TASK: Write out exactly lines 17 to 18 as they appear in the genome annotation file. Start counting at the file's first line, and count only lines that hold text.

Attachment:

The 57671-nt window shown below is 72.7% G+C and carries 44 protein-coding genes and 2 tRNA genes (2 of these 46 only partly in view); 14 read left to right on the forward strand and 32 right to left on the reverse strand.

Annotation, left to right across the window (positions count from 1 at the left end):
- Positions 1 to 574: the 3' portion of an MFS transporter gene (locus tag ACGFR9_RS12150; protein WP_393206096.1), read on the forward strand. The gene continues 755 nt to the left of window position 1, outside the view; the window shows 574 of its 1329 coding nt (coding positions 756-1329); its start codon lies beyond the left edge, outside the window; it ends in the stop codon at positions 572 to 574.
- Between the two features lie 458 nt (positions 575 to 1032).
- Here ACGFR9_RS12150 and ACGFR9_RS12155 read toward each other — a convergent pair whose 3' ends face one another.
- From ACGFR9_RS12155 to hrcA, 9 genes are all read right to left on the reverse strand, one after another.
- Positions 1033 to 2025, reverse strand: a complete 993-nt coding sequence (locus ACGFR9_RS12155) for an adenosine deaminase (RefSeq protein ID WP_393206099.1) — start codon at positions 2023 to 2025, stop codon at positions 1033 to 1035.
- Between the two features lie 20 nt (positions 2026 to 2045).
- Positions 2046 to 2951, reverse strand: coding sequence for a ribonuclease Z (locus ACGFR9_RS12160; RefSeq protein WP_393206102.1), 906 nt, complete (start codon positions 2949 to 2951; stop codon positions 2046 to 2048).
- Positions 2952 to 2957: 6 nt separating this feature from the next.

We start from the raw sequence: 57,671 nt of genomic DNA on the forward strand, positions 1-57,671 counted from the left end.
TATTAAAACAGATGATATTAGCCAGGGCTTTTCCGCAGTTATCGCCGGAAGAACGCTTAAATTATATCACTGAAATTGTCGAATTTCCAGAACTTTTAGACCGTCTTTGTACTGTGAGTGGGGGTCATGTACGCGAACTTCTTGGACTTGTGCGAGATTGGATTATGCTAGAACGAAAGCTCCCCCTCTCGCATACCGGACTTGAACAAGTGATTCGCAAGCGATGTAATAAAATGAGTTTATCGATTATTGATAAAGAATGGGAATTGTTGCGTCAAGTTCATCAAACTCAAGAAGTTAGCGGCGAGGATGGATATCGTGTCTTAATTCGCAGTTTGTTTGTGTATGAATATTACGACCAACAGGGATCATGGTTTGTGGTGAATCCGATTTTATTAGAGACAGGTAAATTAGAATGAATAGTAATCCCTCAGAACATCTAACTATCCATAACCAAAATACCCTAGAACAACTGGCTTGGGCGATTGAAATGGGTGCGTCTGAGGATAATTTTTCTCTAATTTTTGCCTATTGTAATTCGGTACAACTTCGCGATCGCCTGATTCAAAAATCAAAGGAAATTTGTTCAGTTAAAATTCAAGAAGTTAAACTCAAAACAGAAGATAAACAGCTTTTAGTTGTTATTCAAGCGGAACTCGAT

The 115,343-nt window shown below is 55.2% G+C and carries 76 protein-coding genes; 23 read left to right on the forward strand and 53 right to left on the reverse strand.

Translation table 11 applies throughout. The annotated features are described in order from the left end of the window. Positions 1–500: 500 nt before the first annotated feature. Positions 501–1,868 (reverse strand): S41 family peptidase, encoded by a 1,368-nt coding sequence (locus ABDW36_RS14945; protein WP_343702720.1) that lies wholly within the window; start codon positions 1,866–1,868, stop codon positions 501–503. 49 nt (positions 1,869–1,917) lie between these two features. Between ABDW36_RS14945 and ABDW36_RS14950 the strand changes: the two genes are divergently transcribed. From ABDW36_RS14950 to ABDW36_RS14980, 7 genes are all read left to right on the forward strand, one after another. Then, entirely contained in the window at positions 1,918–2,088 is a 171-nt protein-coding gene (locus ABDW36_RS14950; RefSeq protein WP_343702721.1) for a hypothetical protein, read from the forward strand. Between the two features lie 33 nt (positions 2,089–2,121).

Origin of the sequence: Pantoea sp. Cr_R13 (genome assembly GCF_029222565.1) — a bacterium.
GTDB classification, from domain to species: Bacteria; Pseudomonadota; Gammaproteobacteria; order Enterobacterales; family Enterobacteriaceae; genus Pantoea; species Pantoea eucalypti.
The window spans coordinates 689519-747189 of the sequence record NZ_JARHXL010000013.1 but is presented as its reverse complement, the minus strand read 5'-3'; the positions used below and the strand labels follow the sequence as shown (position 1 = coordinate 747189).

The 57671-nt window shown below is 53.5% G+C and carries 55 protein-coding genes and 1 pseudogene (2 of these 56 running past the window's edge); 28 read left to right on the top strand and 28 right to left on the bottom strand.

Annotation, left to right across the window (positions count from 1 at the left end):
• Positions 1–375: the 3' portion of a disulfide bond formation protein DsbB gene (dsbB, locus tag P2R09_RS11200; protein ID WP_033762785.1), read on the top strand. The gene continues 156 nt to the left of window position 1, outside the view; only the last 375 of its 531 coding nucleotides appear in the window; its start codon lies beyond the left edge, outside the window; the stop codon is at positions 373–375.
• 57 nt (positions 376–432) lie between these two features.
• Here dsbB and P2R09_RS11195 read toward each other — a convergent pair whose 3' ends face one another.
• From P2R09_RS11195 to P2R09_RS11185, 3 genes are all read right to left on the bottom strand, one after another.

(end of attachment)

The window spans coordinates 689519-747189 of the sequence record NZ_JARHXL010000013.1 but is presented as its reverse complement, the minus strand read 5'-3'; the positions used below and the strand labels follow the sequence as shown (position 1 = coordinate 747189).

The 57671-nt window shown below is 53.5% G+C and carries 55 protein-coding genes and 1 pseudogene (2 of these 56 running past the window's edge); 28 read left to right on the top strand and 28 right to left on the bottom strand.